Excellent post, Scott. It’s almost painful to ponder this laughable error in judgment. But maybe we’re being too hard on California’s highest. Surely their clerks brought this to their attention:

    [Edit. Note: Links deleted as against rules.]

    If I were living in California, I’d be sure to set my phone to password lock. But anyone who has jokester friends and a facebook app should be doing that anyway.

  2. Brian Gurwitz

    The rationale of prior cases includes the notion that cops can search items connected to the arrestee because – among other things – it might contain evidence of the crime for which the defendant was arrested. (Your post implies that the rationale only exists because the evidence itself might be contraband, like cocaine or a weapon.)

    It seems to me, then, that this isn’t a case where the Cal Supremes followed the rubric but forgot the rationale, but one where the rationale itself might need reexamination.

  3. SHG

    You’re correct, but it falls under a different variation of the exception, usually exigent circumstances rather than search incident.  If there are no exigent circumstances, and the defendant is under arrest already, then it’s a search incident to arrest.  While the seizure of evidence that could be destroyed or taken away was critical for the former exception, it only became incorporated into the latter later on, when the exceptions began to blur and blend because the rationale was lost.

    For example, if the search is pursuant to the search incident exception, and they’ve got the suspect under arrest (meaning they already have probable cause), and are in possession of a container which they suspect may contain additional evidence of the crime for which he’s been arrested, there is no immediate threat of harm or loss, nor governmental need to search now rather than some point in the future.  This should be exactly what requires a warrant, as no exception rationale justifies a warrantless search.  Except that, since they could search under the search incident rule anyway, and produce the same result, why not just cut out the middle man and apply the exception for a completely unjustifiable reason.

    So, yeah, it’s still rubric over rationale.

  4. Orin Kerr

    Scott,

    Can you explain why you think this opinion is an example of technology-neutrality? I realize that your shtick is to blame every Fourth Amendment case involving technology that you don’t like as an example of “technology-neutrality,” which you then say is my fault. But this case strikes me as an example of a court NOT trying to achieve technology-neutrality. I am curious why you don’t see it that way.

  5. SHG

    I’m deeply sorry that I’ve made you feel victimized.  I was trying to credit you with the creation of tech neutrality, particularly since so many courts have adopted your approach (and ignored mine).  You deserve credit regardless of whether I agree with it (my schtick) or not.  Fault/credit are opposite sides of the same coin.

    That said, it strikes me as more expeditious route for you to explain why this isn’t tech neutral, and doesn’t comport with your theory.  Perhaps you can straighten out my sorry trench lawyer thinking and thus save me from being foolish again (or at least when it comes to tech neutrality).  I would be deeply in your debt.

  6. Justin T.

    Yet another reason to keep your phone locked down with multiple layers of password protection, just like any other electronic device. And if this decision applies to the data contained in smartphones, the California court has just given police carte blanche to search everything contained in the various apps users employ, from facebook pages to emails to bank accounts. This is one of the more frightening decisions I’ve seen in a while.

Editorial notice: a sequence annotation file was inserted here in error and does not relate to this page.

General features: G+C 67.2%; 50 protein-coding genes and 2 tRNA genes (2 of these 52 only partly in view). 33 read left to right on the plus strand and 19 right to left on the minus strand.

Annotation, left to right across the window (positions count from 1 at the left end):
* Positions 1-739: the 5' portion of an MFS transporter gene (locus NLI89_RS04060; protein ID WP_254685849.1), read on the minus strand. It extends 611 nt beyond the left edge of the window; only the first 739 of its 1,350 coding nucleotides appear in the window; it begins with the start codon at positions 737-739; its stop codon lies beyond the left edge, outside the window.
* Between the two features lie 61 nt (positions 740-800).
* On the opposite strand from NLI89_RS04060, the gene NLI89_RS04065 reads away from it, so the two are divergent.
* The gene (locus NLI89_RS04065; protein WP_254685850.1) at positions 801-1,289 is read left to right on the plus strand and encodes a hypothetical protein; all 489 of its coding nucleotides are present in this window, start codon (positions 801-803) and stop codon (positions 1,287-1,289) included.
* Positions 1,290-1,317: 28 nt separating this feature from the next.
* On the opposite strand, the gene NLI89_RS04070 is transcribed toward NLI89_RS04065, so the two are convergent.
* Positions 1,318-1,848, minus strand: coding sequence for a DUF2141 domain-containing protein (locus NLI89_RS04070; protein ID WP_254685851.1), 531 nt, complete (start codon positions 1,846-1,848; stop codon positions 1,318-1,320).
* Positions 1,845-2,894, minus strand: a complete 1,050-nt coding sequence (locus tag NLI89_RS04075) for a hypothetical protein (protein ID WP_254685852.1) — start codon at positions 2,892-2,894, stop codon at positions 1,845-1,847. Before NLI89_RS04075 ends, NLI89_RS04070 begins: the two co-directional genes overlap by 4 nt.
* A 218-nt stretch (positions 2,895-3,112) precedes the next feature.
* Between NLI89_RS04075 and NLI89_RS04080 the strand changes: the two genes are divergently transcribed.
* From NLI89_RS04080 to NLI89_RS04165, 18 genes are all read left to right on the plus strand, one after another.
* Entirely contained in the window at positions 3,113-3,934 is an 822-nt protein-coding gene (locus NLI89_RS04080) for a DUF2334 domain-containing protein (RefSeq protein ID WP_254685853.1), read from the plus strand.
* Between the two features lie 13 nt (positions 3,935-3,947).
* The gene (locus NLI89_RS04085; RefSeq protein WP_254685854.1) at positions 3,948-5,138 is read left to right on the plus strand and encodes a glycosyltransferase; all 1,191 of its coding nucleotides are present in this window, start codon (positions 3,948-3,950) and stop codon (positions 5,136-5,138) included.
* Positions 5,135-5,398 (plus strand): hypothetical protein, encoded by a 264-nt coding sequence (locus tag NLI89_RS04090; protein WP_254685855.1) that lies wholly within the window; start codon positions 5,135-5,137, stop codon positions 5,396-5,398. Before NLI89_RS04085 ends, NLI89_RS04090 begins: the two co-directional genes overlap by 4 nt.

7. Orin Kerr

    Scott,

    The idea of technology neutrality is that the basic balance of privacy should be the same regardless of the technology used. Where new technologies drastically change the significance of a prior legal rule by introducing new facts, the rule may need to be changed to restore the balance.

    So, for example, I have argued that the plain view exception should not apply to computer searches because it would have a drastically different practical impact in the computer search context than it does in the physical search context.

    In any event, the article that gets you all worked up is one in which I merely assume the method, and do not actually argue in favor of it: It’s a particularly odd article to read as an endorsement of the theory. Fortunately for you, I have an article that I should be able to post in a few weeks that makes an affirmative argument for the approach and explains more what it means.

  8. SHG

    Well, it’s not like you have written a dozen posts supporting the position.  I can’t link to everything you write, you know, but you’ve made it abundantly clear that you support tech neutrality.

    So my understanding isn’t quite as far off as you suggested.  Here, the court applied existing precedent to new technology, using the same “basic balance of privacy” to cellphones by adoption of the cigarette pack analogy.  This is the problem I’ve argued all along, that your argument gives way to the analogy in existing, and what I contend is inherently inapplicable due to the fundamental differences between “things” in the digital world versus the corporeal world, law which comes replete with exceptions to pretty much everything.

    So they did what you wanted, but came up with the wrong analogy to use and completely failed to take in account that the nature of technology renders cellphones and cigarette packs completely false?  This is what I argued would happen.  This is what happened.

    Looking forward to your next law review article.

  9. Brian Gurwitz

    The notion that messages on a cell phone are “objects” contained within a larger container doesn’t work so well when considering how many smart phones handle email.

    Often, a cell phone will only download a few sentences of the message. When the user indicates that he wants to read more, the remainder is then downloaded from a remote server.

    I realize the Diaz opinion involved text messages already downloaded, but it seems odd to think that the Fourth Amendment result might differ depending on whether the an officer read a message that wasn’t fully downloaded at the time of the arrest.

    Maybe I’ll write about this on my own site, since most of the USSC reads it. But commenting here is so much easier.

  10. Dissent

    Orin,

    Will you be blogging about this decision on Volokh Conspiracy? I’d be interested to know whether you agree with the court’s decision or not, and your reasons.

Comments are closed.